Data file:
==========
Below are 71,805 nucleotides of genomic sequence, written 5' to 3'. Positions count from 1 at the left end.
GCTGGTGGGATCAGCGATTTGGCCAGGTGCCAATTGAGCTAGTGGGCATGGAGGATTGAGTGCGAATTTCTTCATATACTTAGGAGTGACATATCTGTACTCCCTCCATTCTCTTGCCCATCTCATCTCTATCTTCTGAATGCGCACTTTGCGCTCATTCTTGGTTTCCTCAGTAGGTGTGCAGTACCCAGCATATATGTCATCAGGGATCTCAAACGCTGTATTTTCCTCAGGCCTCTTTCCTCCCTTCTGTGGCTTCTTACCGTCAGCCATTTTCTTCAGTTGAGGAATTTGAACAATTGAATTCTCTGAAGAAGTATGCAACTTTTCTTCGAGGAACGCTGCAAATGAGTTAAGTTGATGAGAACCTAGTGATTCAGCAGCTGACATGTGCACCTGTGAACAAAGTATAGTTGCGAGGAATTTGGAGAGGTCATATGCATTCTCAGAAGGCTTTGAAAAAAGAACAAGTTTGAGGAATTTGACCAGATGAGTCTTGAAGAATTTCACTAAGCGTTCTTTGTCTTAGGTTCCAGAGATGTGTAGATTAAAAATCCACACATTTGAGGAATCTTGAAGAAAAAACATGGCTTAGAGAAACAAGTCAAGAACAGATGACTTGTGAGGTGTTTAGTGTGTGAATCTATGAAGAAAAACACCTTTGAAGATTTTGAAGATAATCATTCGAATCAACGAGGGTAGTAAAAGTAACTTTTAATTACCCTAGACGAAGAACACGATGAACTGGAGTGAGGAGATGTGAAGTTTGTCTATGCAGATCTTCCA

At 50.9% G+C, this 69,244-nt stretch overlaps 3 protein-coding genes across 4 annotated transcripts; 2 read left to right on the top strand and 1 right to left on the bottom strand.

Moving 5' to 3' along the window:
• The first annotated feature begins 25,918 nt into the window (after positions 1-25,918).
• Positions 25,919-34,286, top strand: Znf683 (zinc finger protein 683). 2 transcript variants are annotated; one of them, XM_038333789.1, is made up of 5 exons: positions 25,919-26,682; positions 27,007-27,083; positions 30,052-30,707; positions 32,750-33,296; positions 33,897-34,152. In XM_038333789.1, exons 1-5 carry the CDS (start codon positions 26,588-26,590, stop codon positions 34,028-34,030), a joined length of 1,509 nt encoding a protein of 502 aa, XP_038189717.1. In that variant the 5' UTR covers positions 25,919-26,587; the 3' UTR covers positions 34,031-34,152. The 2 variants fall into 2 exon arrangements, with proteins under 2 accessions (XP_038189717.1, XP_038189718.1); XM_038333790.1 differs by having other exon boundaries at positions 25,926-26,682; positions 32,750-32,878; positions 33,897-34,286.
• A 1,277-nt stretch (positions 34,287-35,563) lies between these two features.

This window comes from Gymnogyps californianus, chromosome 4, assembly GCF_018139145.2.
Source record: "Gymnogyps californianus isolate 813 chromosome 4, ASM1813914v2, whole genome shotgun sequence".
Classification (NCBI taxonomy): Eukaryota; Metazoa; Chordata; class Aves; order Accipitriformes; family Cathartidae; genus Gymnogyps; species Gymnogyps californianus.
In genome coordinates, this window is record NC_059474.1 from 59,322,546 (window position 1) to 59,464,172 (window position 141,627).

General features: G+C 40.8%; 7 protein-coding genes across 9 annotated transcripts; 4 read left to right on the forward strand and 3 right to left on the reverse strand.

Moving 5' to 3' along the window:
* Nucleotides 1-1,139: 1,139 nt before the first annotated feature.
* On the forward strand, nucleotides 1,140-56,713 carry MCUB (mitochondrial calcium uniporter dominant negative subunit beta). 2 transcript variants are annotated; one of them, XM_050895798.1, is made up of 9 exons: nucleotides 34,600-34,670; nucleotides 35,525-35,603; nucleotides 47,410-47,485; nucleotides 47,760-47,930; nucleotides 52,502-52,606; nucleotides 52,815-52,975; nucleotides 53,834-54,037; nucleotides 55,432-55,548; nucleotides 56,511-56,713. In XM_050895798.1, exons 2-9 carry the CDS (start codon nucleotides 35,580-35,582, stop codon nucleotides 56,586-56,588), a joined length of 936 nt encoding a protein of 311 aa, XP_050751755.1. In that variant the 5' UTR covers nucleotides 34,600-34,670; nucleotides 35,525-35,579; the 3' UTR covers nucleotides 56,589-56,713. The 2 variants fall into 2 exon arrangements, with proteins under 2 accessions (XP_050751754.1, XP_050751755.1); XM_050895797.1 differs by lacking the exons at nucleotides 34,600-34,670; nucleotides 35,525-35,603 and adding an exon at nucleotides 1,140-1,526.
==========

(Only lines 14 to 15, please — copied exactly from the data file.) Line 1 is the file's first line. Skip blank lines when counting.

* Nucleotides 1-1,139: 1,139 nt before the first annotated feature.
* On the forward strand, nucleotides 1,140-56,713 carry MCUB (mitochondrial calcium uniporter dominant negative subunit beta). 2 transcript variants are annotated; one of them, XM_050895798.1, is made up of 9 exons: nucleotides 34,600-34,670; nucleotides 35,525-35,603; nucleotides 47,410-47,485; nucleotides 47,760-47,930; nucleotides 52,502-52,606; nucleotides 52,815-52,975; nucleotides 53,834-54,037; nucleotides 55,432-55,548; nucleotides 56,511-56,713. In XM_050895798.1, exons 2-9 carry the CDS (start codon nucleotides 35,580-35,582, stop codon nucleotides 56,586-56,588), a joined length of 936 nt encoding a protein of 311 aa, XP_050751755.1. In that variant the 5' UTR covers nucleotides 34,600-34,670; nucleotides 35,525-35,579; the 3' UTR covers nucleotides 56,589-56,713. The 2 variants fall into 2 exon arrangements, with proteins under 2 accessions (XP_050751754.1, XP_050751755.1); XM_050895797.1 differs by lacking the exons at nucleotides 34,600-34,670; nucleotides 35,525-35,603 and adding an exon at nucleotides 1,140-1,526.